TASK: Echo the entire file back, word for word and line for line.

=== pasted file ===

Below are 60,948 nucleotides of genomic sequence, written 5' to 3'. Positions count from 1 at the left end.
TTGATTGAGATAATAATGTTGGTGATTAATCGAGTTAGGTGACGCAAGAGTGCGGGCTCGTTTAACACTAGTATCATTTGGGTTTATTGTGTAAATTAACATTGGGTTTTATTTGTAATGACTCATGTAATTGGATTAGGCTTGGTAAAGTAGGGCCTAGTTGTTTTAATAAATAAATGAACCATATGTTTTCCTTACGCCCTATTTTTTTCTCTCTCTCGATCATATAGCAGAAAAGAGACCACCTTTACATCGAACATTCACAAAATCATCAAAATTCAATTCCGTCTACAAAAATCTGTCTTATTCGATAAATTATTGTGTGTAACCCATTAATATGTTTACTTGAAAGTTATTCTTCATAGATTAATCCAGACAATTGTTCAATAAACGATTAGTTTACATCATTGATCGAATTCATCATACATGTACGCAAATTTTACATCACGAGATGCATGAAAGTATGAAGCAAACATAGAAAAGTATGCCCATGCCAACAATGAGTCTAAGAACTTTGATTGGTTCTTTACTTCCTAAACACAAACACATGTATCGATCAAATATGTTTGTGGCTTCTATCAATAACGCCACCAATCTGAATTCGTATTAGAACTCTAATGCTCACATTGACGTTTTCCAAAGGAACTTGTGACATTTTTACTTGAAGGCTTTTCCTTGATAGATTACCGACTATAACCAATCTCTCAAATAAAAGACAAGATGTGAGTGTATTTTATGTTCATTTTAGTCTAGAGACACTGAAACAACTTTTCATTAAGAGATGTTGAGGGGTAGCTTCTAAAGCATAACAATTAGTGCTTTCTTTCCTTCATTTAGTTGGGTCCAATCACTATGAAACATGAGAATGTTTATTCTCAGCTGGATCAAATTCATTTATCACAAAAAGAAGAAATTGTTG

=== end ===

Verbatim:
Below are 60,948 nucleotides of genomic sequence, written 5' to 3'. Positions count from 1 at the left end.
TTGATTGAGATAATAATGTTGGTGATTAATCGAGTTAGGTGACGCAAGAGTGCGGGCTCGTTTAACACTAGTATCATTTGGGTTTATTGTGTAAATTAACATTGGGTTTTATTTGTAATGACTCATGTAATTGGATTAGGCTTGGTAAAGTAGGGCCTAGTTGTTTTAATAAATAAATGAACCATATGTTTTCCTTACGCCCTATTTTTTTCTCTCTCTCGATCATATAGCAGAAAAGAGACCACCTTTACATCGAACATTCACAAAATCATCAAAATTCAATTCCGTCTACAAAAATCTGTCTTATTCGATAAATTATTGTGTGTAACCCATTAATATGTTTACTTGAAAGTTATTCTTCATAGATTAATCCAGACAATTGTTCAATAAACGATTAGTTTACATCATTGATCGAATTCATCATACATGTACGCAAATTTTACATCACGAGATGCATGAAAGTATGAAGCAAACATAGAAAAGTATGCCCATGCCAACAATGAGTCTAAGAACTTTGATTGGTTCTTTACTTCCTAAACACAAACACATGTATCGATCAAATATGTTTGTGGCTTCTATCAATAACGCCACCAATCTGAATTCGTATTAGAACTCTAATGCTCACATTGACGTTTTCCAAAGGAACTTGTGACATTTTTACTTGAAGGCTTTTCCTTGATAGATTACCGACTATAACCAATCTCTCAAATAAAAGACAAGATGTGAGTGTATTTTATGTTCATTTTAGTCTAGAGACACTGAAACAACTTTTCATTAAGAGATGTTGAGGGGTAGCTTCTAAAGCATAACAATTAGTGCTTTCTTTCCTTCATTTAGTTGGGTCCAATCACTATGAAACATGAGAATGTTTATTCTCAGCTGGATCAAATTCATTTATCACAAAAAGAAGAAATTGTTG